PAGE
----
570 And Cobham's groves, and Windsor's green retreats, When Pope describes them, have a thousand sweets ; He likes the country, but in truth must own, Most likes it, when he studies it in town.

Poor Jack-no matter who for when I blame, 575 I pity, and must therefore sink the name, Liv'd in his saddle, lov'd the chace, the course, And always, ere he mounted, kiss'd his horse. The estate his sires had own'd in ancient years, Was quickly distanc'd, match'd against a peer's. 580 Jack vanish’d, was regretted and forgot ; 'Tis wild good nature's never-failing lot. At length, when all had long suppos'd him dead, By cold submersion, razor, rope, or lead, My lord, alighting at his usual place,

585 The Crown, took notice of an ostler's face. Jack knew his friend, but hop'd in that disguise Ho might escape the most observing eyes;

And whistling, as if unconcern'd and gay,
Curried his nag, and look'd another way.

590
Convinc'd at last, upon a nearer view,
'Twas ho, the same, the very Jack he knew,
O'orwhelm'd at once with wonder, grief, and joy,
He press'd him much to quit his base employ ;
His countenance, his purse, his heart, his hand, 535
Influence and pow'r, were all at his command :
Peers are not always gen'rous as well-bred,
But Granby was, meant truly what he said.
Jack bow'd, and was oblig'd-confess'd 'twas strange,
That so retir'd he should not wish a change,

GOO But knew no medium between guzzling beer, And his old stint-three thousand pounds a year.

Thus some retire to nourish hopeless wo: Some seeking happiness not found below; Some to comply with humour, and a mind 605 To social scenes by nature disinclin'd ; Some sway'd by fashion, some by deep disgust; Some self-impoverish'd, and because they must; But few, that court Retirement, are aware Of half the toils they must encounter there.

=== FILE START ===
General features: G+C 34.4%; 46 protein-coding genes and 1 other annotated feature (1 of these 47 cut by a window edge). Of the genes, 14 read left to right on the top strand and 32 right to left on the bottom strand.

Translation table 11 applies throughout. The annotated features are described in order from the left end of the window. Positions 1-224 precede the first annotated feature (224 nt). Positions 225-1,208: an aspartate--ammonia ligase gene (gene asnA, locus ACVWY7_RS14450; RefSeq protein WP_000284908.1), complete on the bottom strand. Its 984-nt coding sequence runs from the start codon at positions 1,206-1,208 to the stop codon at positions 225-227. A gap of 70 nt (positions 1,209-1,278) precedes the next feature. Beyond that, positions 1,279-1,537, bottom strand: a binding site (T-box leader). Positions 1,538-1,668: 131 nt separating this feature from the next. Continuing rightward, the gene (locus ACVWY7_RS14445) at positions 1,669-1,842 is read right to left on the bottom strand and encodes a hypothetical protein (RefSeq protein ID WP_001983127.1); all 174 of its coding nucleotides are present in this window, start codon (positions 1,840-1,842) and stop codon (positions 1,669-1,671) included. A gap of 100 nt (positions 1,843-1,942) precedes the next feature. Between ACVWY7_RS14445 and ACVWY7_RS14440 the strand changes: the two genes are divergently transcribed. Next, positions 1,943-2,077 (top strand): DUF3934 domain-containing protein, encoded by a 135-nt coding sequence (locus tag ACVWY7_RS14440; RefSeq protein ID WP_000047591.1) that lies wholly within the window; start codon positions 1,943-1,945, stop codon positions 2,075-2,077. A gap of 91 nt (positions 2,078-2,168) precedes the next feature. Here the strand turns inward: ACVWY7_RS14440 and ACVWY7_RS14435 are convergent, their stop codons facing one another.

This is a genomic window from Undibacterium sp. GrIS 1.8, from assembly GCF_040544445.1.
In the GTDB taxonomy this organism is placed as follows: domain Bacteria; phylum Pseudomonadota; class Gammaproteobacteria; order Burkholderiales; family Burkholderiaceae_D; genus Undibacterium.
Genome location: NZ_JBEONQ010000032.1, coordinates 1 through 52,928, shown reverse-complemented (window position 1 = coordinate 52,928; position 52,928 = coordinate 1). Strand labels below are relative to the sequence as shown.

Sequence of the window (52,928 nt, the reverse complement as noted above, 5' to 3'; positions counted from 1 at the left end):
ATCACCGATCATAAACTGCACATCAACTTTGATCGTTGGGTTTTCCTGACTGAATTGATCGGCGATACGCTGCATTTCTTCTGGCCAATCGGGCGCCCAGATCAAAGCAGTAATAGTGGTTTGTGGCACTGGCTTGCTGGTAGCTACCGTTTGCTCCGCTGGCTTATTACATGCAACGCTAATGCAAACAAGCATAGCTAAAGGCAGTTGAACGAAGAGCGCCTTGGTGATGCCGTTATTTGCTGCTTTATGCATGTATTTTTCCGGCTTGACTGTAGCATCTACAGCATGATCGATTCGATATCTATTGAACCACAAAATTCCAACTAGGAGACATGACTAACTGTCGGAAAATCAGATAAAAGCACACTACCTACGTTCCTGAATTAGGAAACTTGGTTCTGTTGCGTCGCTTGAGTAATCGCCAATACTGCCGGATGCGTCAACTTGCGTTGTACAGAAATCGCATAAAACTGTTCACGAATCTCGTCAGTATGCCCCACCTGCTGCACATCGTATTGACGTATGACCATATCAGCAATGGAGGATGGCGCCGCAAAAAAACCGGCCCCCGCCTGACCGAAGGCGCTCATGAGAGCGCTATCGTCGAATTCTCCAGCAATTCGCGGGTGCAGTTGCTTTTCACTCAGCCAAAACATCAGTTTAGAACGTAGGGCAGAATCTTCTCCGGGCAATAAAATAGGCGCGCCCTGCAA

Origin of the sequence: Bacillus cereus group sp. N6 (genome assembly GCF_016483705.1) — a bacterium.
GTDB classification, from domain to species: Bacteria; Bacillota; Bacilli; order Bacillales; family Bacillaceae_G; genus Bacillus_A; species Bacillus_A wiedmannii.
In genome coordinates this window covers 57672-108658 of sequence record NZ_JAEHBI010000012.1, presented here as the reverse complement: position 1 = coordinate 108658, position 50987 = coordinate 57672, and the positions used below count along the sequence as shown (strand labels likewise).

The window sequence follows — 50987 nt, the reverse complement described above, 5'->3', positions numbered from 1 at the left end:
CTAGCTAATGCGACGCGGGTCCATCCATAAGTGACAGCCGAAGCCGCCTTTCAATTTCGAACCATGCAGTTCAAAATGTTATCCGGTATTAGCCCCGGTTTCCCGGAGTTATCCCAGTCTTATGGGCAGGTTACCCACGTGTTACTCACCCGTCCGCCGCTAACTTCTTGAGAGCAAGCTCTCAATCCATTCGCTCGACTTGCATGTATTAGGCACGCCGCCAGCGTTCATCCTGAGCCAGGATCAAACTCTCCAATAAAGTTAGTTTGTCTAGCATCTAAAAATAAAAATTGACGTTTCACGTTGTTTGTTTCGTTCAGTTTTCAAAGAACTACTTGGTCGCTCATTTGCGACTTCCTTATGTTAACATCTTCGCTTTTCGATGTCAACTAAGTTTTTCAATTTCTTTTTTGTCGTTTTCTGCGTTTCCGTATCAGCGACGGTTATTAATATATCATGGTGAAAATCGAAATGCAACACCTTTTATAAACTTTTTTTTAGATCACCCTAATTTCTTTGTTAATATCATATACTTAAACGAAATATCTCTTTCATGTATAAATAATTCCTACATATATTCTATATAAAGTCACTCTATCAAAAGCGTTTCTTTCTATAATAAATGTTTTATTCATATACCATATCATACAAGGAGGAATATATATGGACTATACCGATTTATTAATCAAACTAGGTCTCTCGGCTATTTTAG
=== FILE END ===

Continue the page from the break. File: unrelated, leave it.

610 Lucrative offices are seldom lost For want of pow'rs proportion'd to the post : Give e'en a dunce th' employment he desiros, And he soon finds the talents it requires; A business with an income at its heels

615 Furnishes always oil for its own wheels. But in his arduous enterprise to close His active years with indolent repose, Ho finds the labours of that state exceed Fhis utmost faculties, scvere indeed.

620 'Tis easy to resign a toilsome place, But not to manage leisure with a grace ; Absence of occupation is not rest, A mind quite vacant is a mind distress d. The vet'ran steed, excus'd his task at length,

625 In kind compassion of his failing strength,

And turn'd into the park or mead to graze,
Exeinpt from future service all his days,
There feels a pleasure perfect in its kind,
Ranges at liberty, and snuffs the wind :

630
But when his lord would quit the busy road,
To taste a joy like that he had bestow'd,
He proves, less happy than his favour'd brute,
A life of ease a difficult pursuit.
Thought, to the man that never thinks, may seom 635
As natural as when asleep to dream;
But reveries, (for human minds will act)
Specious in show, impossible in fact,
Those flimsy webs, that break as soon as wrought,
Attain nct to the dignity of thought :

640 Nor yet the swarms that occupy the brain, Where dreams of dress, intrigue, and pleasure reign; Nor such as useless conversation breeds, Or lust engenders, and indulgence feeds. Whence, and what are we? to what end ordain'd : 645 What means the drama by the world sustain'd ? Business or vain amusement, care or mirth, Divide the frail irhabitants of earth. Is duty a mere sport, or an employ? Life an intrusted talent, or a toy?

* 650 Is there, as reason, conscience, Scripture say, Cause to provide for a great future day, When earth's assign'd duration at an end, Man shall be summon'd and the dead attend ? The trumpet-will it sound ? the curtain rise ? 055 And show the august tribunal of the skies, Where no prevarication shall avail, Where eloquence and artifice shall fạil, The pride of arrogant distinctions fall, And conscience and our conduct judge us all ? 660 Pardon me, ye that give the midnight oil To learned cares of philosophick toil, Though I revere your honourable names, Your useful labours and important aims,

« PreviousContinue »